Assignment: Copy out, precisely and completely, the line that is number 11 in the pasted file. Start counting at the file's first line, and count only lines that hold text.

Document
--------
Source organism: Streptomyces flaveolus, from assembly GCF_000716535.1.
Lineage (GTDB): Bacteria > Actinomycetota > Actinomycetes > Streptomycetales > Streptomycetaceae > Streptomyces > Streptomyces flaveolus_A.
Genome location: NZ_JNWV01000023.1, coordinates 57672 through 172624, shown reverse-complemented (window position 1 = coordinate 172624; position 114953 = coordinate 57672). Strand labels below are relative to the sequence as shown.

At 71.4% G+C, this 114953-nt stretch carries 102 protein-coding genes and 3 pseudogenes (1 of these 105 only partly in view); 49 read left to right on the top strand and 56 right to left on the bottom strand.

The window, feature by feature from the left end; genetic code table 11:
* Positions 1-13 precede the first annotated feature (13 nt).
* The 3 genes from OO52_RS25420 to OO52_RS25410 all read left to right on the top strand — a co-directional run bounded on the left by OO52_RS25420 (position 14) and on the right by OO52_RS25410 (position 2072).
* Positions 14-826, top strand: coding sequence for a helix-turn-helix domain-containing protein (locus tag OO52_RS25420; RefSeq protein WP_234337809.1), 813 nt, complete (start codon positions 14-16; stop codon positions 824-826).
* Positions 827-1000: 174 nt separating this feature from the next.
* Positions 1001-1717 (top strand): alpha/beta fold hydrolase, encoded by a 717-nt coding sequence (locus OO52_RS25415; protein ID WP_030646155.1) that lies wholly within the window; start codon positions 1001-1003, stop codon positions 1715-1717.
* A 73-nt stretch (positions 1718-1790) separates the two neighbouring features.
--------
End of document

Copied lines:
* A 73-nt stretch (positions 1718-1790) separates the two neighbouring features.